In a lucid text and characteristically vivid cut-paper collages, Roth tells the story of Buddha, from his mother's dream of ``carrying a milky-white elephant in her swollen belly'' to the day he casts off his finery to become a holy man. She chronicles his transition from sheltered prince to concerned young man as he ventures beyond the walls of his garden paradise. The sudden realities of old age, disease and death resonate against a backdrop of luscious nature and youthful servants, conveyed here in richly hued scenes dominated by scatterings of flowers. Roth's writing stresses the vitality of this tale from one of the world's great religions; she underscores its impact with a factual afterword. The collages here are especially beautiful, radiant in color and zestful in spirit. They hum with details of another culture, and yet retain a universal simplicity. Ages 5-9. (May)
Publishers Weekly - Publisher's Weekly
Gr 3-5-Beginning with Siddhartha's birth and his father's forewarning about his future, Roth recounts her subject's protected childhood, marriage, and first excursions beyond the palace grounds where he learns of the existence of poverty, illness, and death. After meeting a holy man, he realizes his destiny. Leaving his family and worldly possessions, Siddhartha sets himself on the path to find truth and wisdom. The text ends here. An afterword summarizes the rest of his life, including how he became known as Buddha, and briefly discusses the growth, spread, and influence of Buddhism. It is unfortunate that this information is relegated to a single page in small type at the back of the text because it is essential to understand who Buddha was and why he is important. The handmade-paper collage illustrations feature the stylized figures, rich colors, and ornate decoration typical of Indian art. They are well done and suited to the subject, but the extensive use of symbolic images makes them often difficult to understand. Buddhism is a growing religion in the United States, and books on this level are needed. Even though it is a picture book, the art is sophisticated, and there is sufficient information to make it an adequate introduction to this world religion for older children.-Jane Gardner Connor, South Carolina State Library, Columbia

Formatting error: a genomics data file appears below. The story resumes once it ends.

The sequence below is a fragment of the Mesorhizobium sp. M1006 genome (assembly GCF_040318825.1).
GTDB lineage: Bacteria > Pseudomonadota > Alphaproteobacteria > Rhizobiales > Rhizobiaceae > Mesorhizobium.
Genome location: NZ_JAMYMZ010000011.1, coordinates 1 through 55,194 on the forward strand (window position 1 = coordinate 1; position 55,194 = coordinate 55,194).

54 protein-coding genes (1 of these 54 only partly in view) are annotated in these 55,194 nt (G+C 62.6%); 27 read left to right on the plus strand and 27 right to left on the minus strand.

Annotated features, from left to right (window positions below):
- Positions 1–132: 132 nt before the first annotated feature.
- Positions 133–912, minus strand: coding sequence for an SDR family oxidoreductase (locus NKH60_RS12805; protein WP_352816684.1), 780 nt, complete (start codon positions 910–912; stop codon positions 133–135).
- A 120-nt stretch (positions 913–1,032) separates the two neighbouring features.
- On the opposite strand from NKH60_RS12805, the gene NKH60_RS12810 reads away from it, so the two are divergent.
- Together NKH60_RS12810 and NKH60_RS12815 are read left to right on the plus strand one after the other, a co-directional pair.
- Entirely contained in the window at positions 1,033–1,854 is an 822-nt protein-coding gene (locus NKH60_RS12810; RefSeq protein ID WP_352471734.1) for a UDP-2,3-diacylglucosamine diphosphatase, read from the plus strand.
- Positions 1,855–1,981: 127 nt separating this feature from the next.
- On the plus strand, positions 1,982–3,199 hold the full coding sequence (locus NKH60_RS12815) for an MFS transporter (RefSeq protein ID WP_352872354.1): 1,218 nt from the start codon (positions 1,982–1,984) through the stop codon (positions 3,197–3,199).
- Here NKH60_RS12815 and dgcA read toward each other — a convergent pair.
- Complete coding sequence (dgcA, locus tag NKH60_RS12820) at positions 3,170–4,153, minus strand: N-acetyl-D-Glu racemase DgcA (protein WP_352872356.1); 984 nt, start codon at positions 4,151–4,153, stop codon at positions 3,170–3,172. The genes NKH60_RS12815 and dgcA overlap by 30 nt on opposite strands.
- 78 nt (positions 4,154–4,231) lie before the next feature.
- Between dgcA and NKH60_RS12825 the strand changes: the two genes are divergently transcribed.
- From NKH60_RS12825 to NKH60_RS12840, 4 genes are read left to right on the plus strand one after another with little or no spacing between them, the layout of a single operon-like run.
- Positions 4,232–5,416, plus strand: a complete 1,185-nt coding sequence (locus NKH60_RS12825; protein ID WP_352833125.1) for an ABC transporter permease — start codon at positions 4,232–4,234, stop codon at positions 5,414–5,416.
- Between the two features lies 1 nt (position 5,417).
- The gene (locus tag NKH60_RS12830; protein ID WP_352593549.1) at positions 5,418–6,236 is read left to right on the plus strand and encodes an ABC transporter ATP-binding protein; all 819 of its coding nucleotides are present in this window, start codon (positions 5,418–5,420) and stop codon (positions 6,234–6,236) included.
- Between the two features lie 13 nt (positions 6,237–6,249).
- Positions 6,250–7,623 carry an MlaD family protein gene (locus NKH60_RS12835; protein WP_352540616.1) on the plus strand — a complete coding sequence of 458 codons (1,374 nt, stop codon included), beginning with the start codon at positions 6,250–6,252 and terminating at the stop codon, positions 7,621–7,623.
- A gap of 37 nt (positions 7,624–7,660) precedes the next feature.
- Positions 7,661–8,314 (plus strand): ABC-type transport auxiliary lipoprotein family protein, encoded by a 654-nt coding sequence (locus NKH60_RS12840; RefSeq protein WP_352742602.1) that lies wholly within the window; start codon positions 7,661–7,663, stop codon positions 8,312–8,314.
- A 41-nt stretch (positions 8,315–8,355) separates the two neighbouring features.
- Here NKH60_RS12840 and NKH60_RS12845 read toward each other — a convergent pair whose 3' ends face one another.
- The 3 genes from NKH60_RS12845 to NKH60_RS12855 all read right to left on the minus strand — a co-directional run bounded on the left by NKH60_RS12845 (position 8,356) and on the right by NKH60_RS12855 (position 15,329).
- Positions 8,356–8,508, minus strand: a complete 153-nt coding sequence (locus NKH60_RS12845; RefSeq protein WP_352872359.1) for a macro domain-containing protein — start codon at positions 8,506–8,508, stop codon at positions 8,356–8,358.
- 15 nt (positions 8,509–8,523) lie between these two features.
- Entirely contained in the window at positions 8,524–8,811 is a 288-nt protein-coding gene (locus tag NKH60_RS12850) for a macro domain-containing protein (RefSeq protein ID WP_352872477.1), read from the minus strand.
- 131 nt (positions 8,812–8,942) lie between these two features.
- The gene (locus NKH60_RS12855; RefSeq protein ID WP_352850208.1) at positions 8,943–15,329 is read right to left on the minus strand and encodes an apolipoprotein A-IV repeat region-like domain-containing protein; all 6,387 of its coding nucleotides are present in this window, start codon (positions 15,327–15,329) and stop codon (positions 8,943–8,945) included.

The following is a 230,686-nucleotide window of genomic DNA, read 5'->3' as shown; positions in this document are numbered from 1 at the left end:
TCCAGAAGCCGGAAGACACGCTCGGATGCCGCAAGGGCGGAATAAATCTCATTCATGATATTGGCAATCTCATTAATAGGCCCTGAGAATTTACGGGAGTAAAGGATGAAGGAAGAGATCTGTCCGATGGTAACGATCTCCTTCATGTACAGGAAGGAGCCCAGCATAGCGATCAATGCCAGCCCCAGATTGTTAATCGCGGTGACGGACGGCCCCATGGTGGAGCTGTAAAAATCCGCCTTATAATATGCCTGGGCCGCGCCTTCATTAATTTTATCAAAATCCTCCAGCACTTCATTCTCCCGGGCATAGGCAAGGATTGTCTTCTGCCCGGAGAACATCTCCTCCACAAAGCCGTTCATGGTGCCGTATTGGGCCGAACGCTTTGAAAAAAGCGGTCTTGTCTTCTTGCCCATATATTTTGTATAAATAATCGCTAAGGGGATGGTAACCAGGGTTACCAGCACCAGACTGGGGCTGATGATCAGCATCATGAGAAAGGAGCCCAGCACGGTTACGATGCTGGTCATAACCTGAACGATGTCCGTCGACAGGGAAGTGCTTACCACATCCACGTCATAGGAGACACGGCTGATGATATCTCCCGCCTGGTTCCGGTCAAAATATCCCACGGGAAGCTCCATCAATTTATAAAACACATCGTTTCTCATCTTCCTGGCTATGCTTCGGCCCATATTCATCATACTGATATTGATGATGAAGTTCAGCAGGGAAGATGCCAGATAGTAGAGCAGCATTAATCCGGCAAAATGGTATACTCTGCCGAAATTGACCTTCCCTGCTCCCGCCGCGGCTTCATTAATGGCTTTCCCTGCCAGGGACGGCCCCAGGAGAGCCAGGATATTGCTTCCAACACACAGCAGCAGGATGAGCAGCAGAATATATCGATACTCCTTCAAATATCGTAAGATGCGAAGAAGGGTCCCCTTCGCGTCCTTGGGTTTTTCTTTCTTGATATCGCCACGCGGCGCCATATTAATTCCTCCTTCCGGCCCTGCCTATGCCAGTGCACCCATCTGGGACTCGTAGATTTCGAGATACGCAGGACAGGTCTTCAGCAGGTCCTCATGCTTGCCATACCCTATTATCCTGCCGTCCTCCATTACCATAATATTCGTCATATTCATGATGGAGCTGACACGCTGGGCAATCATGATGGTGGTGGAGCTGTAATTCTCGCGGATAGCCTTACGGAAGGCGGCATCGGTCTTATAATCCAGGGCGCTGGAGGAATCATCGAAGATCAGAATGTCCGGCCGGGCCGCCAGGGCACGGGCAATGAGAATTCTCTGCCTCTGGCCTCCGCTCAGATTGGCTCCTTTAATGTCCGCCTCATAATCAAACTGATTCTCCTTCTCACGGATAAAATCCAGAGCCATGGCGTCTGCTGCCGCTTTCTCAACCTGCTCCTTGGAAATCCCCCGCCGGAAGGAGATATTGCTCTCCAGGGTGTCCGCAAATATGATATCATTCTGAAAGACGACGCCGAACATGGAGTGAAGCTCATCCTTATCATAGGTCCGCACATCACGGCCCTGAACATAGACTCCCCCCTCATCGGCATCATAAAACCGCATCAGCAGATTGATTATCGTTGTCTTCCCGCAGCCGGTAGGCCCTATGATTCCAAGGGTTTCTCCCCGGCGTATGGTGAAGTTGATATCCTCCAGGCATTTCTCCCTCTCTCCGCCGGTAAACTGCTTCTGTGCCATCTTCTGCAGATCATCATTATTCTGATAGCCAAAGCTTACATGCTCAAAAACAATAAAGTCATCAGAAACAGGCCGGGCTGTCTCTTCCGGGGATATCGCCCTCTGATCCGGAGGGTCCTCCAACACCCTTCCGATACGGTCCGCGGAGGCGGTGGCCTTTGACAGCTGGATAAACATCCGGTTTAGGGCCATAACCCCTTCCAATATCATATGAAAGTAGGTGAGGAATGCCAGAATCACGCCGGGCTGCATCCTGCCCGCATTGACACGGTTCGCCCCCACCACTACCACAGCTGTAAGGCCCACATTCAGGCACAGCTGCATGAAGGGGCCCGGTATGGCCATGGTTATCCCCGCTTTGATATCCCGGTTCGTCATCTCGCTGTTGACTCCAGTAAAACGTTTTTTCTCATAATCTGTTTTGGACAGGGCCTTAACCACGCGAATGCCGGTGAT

The life of Siddhartha, the Buddha, is unusual fare for a picture book, even one aimed at older children. This unique offering succeeds in many respects, especially in its marvelous illustrations, but the transformation of Siddhartha from prince to Buddha may still puzzle children by the book's conclusion. In its simplest form, the story of Siddhartha is simply a folktale, and that is the way Roth frames her telling. At Siddhartha's birth, a wise man predicts that the baby will become a very holy man. Siddhartha's father, fearing such a life is too difficult for his son, shelters the boy throughout his childhood, never allowing him outside the palace walls. When the young man finally comes in contact with old age, illness, and death, he is stunned. He leaves his expectant wife to seek the truth about the nature of the world and what can be done to alleviate suffering. An afterword gives a too brief description of Siddhartha's life after he becomes enlightened. The extraordinary illustrations are collage torn from handmade paper. Although highly stylized, especially in the design work, there is a childlike simplicity in the figures of Siddhartha and the others that" makes the art very accessible to the audience. An ambitious offering.